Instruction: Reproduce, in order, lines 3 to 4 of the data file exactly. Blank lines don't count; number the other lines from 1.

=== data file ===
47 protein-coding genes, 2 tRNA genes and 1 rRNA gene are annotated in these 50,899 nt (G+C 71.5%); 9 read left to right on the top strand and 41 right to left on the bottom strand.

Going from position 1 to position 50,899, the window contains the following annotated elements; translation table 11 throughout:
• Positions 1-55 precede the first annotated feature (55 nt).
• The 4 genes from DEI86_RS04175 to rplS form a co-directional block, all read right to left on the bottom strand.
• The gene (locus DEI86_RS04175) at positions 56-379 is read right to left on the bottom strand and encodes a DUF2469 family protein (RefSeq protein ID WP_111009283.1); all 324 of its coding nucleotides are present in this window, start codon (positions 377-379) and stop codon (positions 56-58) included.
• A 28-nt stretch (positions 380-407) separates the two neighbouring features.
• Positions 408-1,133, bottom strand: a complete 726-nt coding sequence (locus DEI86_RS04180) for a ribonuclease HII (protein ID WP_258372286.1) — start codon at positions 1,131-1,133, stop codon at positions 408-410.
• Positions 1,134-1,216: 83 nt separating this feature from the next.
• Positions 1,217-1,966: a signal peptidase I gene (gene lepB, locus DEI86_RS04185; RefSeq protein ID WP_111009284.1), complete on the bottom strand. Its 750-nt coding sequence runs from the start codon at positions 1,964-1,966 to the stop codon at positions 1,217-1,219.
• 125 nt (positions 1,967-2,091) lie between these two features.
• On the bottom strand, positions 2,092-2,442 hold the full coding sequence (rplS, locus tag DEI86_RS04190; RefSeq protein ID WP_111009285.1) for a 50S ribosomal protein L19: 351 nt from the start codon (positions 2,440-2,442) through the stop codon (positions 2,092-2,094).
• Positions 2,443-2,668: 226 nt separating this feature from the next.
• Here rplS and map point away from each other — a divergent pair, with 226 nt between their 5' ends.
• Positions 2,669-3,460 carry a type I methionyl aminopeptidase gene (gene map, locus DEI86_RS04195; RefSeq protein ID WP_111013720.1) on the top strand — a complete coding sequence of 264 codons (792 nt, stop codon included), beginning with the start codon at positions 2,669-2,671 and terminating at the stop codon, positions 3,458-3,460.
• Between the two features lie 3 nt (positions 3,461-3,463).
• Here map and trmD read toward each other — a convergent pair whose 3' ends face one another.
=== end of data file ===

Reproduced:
• Positions 1-55 precede the first annotated feature (55 nt).
• The 4 genes from DEI86_RS04175 to rplS form a co-directional block, all read right to left on the bottom strand.